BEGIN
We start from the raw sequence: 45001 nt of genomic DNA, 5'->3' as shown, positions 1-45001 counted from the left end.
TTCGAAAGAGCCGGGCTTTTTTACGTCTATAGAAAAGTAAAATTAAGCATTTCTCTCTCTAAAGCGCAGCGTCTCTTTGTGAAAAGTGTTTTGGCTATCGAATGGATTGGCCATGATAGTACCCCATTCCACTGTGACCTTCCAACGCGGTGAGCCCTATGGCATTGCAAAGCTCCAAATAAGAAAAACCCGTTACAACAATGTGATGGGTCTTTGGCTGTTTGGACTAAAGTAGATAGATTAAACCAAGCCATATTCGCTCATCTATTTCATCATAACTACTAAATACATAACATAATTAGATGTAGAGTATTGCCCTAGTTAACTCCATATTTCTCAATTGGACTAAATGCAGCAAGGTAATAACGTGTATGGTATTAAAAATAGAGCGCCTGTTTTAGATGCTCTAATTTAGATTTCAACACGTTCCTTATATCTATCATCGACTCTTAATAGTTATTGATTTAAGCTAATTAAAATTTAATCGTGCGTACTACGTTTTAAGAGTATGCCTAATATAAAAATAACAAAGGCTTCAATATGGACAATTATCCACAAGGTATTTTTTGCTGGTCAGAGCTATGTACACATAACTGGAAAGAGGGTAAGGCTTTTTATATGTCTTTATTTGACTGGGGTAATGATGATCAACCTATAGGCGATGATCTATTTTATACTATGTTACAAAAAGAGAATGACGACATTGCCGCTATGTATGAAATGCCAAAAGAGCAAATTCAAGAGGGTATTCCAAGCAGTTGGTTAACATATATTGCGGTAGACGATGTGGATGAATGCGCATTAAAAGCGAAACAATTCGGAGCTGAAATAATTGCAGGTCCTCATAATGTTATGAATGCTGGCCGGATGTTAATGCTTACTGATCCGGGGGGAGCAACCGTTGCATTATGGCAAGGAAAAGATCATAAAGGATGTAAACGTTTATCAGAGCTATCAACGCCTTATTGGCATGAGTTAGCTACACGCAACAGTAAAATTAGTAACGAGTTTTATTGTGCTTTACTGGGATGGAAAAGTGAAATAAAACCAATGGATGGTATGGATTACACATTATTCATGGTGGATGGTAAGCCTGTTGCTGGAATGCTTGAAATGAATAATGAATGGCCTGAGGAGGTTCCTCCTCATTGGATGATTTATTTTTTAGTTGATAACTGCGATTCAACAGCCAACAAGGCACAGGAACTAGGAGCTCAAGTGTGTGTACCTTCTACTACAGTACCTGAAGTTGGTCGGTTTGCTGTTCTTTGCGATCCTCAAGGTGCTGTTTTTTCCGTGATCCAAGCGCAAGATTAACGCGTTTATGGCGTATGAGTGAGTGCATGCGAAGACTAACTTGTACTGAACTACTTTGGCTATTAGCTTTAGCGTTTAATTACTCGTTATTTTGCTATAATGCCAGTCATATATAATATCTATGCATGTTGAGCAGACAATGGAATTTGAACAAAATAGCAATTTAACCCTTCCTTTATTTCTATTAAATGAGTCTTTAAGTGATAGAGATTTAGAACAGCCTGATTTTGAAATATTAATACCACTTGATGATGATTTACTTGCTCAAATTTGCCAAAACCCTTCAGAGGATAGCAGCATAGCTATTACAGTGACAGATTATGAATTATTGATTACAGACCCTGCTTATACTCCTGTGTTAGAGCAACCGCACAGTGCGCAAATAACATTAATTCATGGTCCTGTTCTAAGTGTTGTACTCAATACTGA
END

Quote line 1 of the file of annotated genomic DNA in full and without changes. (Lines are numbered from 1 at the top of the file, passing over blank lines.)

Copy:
We start from the raw sequence: 45001 nt of genomic DNA, 5'->3' as shown, positions 1-45001 counted from the left end.